Referring both to FIG. 12 and FIG. 13, a spacer bar 1240 having an approximately triangular shape is connected to the bonding pad 1220 by conventional means such as adhesive or weld spots. The floating pad 1200 includes a dimple 1250, partially etched on the bottom facing surface. Advantageously, partial etching avoids the stamping step and therefore does not require stamping the dimple nor forming the bonding pad, because the bottommost portion of the dimple 1250 is already aligned with the bottommost portion 1260 of the bonding pad 1220. The spacer 1240 has approximately a flat even thickness. As with the other embodiments, the torsion bar 1230 includes a partially etched area 1232 having a partial thickness in order to improve its characteristics.
Advantageously, the spacer sheet 1240 avoids dimple-to-slider contact. Furthermore, because the dimple can be etched rather than stamped, this embodiment advantageously avoids the stamping steps required to produce the dimple and level to the bonding pad with the tip of the dimple (as are required with the embodiment of FIGS. 3-7 and the alternate embodiment of FIGS. 9-11). However, the spacer 1240 adds additional thickness and additional steps, and therefore the solid height of this embodiment will be approximately the same as with the previously described embodiments.
FIGS. 14, 15 and 16 illustrate one embodiment of a load beam having an integral flexure, in which laminated materials are utilized to form the suspension arm 1400. Particularly, a load beam 1410 and an integral flexure 1420 are formed of laminated material. Use of laminated material for constructing slider suspension systems is known in the art. For example, Erpelding et al., U.S. Pat. No. 4,996,623 issued Feb. 26, 1991, which is expressly incorporated by reference herein, discloses a suspension system comprising an intermediate layer of polyamide sandwiched between two metal layers including a top (support) layer and a bottom (conductor) layer. U.S. Pat. No. 5,145,553 by A. A. Albrecht, et al., issued Sep. 8, 1992, discloses one of the metal layers may comprise a conductor such as copper/iron/zinc/beryllium copper. Utilizing this conductor layer, it is known that discrete lead wires for the head assembly in a disk drive can be replaced by integrated leads formed from the conductor layer. For example, the patent to Erpelding et al. cited above discloses a plurality of conductors formed in the copper layer of a suspension arm for providing electrical connections to the slider.
In the intermediate layer, the polyamide operates as a dielectric and therefore, any other electrically insulating material such as teflon or epoxy may be used. The support layer may comprise a ridged material such as stainless steel. The conductor layer may comprise high strength copper utilizing such a laminated structure advantageously simplifies the manufacturing process and reduces the size of the head gimbal assembly.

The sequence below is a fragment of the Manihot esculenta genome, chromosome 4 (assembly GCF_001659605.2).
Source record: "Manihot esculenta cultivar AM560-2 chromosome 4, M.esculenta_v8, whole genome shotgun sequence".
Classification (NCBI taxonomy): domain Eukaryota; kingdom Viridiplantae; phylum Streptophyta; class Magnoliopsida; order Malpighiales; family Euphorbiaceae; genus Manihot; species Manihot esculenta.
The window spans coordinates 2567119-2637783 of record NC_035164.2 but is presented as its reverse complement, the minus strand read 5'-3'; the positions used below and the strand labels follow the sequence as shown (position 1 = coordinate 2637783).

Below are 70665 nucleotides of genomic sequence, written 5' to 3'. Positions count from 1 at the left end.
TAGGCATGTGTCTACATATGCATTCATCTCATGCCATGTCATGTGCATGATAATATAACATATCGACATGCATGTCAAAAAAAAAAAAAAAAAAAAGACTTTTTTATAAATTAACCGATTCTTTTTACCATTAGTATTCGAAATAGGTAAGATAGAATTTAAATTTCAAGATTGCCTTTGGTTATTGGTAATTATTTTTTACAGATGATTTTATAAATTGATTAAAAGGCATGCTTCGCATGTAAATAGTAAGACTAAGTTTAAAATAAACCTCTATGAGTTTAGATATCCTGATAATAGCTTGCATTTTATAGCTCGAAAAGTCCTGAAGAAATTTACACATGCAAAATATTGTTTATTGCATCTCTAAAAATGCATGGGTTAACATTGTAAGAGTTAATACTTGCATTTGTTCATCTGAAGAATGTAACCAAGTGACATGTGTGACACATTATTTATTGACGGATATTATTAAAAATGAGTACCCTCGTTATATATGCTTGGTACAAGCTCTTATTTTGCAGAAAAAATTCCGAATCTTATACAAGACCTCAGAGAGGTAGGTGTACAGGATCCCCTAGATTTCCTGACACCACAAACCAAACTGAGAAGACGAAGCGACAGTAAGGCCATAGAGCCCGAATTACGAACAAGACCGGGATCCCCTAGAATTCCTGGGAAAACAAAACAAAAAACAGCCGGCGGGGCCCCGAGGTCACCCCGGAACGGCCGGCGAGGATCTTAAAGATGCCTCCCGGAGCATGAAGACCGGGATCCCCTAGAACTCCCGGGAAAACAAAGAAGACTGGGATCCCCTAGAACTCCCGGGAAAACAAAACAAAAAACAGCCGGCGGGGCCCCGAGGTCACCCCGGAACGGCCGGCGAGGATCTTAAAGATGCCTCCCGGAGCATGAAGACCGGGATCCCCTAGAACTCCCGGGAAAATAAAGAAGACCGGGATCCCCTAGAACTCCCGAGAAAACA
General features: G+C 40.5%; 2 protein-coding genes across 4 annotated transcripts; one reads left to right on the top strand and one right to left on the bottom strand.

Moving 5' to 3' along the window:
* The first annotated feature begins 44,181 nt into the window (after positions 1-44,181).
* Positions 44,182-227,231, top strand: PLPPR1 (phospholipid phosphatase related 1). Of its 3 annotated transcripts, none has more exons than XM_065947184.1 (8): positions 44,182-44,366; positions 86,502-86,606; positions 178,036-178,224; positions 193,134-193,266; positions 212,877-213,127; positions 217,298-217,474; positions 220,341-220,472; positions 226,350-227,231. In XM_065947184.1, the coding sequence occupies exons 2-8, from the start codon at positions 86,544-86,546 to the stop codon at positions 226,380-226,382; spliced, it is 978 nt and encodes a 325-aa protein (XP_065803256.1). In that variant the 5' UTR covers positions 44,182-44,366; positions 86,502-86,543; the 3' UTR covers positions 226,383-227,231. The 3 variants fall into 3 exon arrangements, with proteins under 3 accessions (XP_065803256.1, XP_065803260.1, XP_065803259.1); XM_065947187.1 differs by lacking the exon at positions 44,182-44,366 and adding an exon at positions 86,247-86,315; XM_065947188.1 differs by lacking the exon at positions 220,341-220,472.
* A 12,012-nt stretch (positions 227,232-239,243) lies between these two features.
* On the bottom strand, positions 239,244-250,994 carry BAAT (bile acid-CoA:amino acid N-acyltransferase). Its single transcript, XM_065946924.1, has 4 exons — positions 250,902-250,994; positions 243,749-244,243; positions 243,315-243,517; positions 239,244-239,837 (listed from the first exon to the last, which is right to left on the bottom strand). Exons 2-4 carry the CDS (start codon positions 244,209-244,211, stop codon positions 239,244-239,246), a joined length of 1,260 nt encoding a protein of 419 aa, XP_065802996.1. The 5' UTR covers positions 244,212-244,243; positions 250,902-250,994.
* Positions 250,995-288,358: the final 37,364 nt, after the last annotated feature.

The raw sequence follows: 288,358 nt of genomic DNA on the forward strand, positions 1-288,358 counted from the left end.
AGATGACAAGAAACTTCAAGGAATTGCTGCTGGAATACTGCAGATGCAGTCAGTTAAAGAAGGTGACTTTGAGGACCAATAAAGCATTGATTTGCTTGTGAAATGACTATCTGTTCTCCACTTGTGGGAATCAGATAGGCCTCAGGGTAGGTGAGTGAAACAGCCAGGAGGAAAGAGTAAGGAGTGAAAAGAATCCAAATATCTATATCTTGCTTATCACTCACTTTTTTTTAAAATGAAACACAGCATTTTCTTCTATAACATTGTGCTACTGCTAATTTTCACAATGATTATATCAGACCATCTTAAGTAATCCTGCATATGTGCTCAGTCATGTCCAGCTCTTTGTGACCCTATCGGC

Referring to FIG. 14, the main body 1410 comprises a plurality of integrated conductors 1412 formed in the conductor layer. As illustrated, the integrated conductors 1412 are formed along both sides of the main body. The integral flexure 1420 is illustrated in more detail with reference to FIGS. 15 and 16. The integrated wires 1412 extend from the load beam and are routed to the transducer head via connections in the bonding pad 1500. Particularly, the bonding pad like the main body comprises a steel support layer 1502, a dielectric layer 1504 and a copper conductor layer 1506. The wires are routed to the appropriate sections in the copper layer 1506 within the bonding pad 1500.
A torsion bar 1520 is connected to the bonding pad 1500. Particularly the torsion bar 1520 extends parallel with a center line 1522 defined extending through the center line of the flexure 1420. The torsion bar 1520 connects the bonding pad 1500 with a floating pad 1530 in which a dimple 1532 is stamped that extends downwardly. A pair of bending arms connect the floating pad 1530 with the main body of the load beam 1410. Particularly a first bending bar 1540 having a U-shape connects the loading pad to a first elongated member 1550 of the load beam, and a second bending bar 1542 having a U-shape connects the floating pad 1530 with a second elongated member 1552 of the load beam.
The exploded view of FIG. 16 illustrates a cross-section of the flexure 1420 in relation to a slider head 152. When assembled, the slider head 152 rests directly upon a bottommost portion 1600 of the dimple 1532. The width of the dielectric layer 1504 and the conductor layer 1506 is sufficient to approximately level the slider with the dimple 1600, and therefore no stamping or other forming of the bonding pad is needed because the dielectric and the copper layers together space the slider head sufficiently from the bonding pad to approximately level it.
The torsion bar 1520 is partially etched in an area 1610 from the top, rather than from the bottom as in other embodiments. The bending arms 1540 and 1542 (see FIG. 15) are also partially etched to a partial thickness from the top. The remaining thickness of the partially etched areas is about 50% of the original thickness.
The integral flexure 1420 has the same basic configurations that are disclosed in FIGS. 3-7, and operates according to similar principles. Particularly the torsion bar 1520 allows the slider to roll about the dimple 1532, and the bending bars 1540 and 1542 allow the slider assembly to pitch as necessary within a predetermined range. Furthermore, yaw, which is undesirable, is minimized.